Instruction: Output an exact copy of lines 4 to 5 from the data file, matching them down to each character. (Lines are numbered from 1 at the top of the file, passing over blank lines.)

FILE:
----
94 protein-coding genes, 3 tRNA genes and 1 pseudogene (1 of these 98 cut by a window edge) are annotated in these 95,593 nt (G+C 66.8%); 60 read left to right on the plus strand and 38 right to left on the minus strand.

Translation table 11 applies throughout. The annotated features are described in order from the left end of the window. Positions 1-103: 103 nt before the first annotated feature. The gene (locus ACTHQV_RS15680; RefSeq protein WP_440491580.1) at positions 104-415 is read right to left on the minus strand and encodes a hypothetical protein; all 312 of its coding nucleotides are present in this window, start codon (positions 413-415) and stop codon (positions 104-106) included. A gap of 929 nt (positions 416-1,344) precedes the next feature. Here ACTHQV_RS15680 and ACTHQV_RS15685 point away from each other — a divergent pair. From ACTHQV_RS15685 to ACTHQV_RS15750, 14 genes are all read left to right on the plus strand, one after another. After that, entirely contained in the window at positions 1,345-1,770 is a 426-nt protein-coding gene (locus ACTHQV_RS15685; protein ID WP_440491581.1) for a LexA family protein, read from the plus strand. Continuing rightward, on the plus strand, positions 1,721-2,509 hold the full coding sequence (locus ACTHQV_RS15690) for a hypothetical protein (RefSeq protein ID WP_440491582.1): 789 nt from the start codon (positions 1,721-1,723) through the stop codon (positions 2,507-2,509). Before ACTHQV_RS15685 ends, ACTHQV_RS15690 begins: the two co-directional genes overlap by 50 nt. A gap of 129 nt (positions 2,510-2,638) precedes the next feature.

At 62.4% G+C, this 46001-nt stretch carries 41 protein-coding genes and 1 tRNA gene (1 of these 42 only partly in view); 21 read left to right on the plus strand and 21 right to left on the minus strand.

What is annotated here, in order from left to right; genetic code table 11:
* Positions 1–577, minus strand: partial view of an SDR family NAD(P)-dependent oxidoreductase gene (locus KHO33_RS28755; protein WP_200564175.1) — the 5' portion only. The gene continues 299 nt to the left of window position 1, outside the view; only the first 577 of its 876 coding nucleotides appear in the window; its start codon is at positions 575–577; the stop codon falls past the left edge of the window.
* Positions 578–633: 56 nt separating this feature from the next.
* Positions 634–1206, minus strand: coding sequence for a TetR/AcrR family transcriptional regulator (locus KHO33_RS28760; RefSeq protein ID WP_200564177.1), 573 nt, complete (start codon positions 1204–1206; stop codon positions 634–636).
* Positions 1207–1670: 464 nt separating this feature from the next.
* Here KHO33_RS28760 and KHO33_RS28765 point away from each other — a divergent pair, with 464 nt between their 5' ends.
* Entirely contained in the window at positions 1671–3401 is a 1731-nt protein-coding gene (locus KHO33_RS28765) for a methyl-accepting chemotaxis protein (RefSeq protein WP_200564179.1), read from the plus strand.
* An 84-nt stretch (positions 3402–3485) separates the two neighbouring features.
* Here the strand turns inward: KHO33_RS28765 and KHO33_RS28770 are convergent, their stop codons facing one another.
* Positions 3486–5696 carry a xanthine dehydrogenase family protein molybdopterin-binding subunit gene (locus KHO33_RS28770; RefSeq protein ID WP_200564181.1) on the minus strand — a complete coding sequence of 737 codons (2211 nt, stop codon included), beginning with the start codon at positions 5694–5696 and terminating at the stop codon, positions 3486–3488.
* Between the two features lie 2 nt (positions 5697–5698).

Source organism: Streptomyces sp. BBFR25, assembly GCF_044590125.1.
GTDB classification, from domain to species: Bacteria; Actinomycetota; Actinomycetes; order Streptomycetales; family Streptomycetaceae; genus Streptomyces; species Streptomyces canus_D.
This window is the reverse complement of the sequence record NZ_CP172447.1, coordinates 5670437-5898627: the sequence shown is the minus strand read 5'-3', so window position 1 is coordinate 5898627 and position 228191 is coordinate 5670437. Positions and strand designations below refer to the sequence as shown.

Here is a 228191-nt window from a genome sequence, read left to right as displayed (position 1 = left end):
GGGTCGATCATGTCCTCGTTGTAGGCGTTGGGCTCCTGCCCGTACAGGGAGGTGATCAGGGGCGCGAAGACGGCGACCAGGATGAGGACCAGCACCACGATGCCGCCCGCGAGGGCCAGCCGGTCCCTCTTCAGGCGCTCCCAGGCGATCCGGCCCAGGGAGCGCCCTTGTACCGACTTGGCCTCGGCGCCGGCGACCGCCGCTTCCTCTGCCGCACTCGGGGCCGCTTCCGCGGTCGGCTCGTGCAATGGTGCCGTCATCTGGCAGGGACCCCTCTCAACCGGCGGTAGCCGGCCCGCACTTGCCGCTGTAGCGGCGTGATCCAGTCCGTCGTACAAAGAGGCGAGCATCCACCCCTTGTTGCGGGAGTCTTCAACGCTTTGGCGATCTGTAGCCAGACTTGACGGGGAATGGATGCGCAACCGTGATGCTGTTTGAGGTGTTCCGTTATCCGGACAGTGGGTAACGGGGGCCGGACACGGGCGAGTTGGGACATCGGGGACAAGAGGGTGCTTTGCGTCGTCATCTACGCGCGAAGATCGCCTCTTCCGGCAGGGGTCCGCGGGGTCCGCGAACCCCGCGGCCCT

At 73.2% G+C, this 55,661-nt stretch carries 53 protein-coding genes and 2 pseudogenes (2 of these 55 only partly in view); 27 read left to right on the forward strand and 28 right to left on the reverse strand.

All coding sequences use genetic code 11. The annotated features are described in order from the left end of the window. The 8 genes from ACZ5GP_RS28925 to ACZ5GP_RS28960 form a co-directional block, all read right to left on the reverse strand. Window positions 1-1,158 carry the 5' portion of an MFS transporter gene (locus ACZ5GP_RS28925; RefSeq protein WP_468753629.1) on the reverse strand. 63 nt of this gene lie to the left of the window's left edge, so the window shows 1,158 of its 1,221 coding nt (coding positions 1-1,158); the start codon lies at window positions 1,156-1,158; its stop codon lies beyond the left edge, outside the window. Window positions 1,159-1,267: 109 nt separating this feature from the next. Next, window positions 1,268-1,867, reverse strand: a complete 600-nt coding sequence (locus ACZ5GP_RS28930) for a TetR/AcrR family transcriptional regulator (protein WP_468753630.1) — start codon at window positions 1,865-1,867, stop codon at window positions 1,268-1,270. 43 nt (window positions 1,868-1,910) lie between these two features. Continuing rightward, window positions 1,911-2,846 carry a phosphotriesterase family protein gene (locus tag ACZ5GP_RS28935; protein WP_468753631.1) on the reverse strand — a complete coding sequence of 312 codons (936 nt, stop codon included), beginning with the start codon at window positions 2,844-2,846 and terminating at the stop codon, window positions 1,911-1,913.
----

What is annotated here, in order from left to right; genetic code table 11:
* Positions 1–577, minus strand: partial view of an SDR family NAD(P)-dependent oxidoreductase gene (locus KHO33_RS28755; protein WP_200564175.1) — the 5' portion only. The gene continues 299 nt to the left of window position 1, outside the view; only the first 577 of its 876 coding nucleotides appear in the window; its start codon is at positions 575–577; the stop codon falls past the left edge of the window.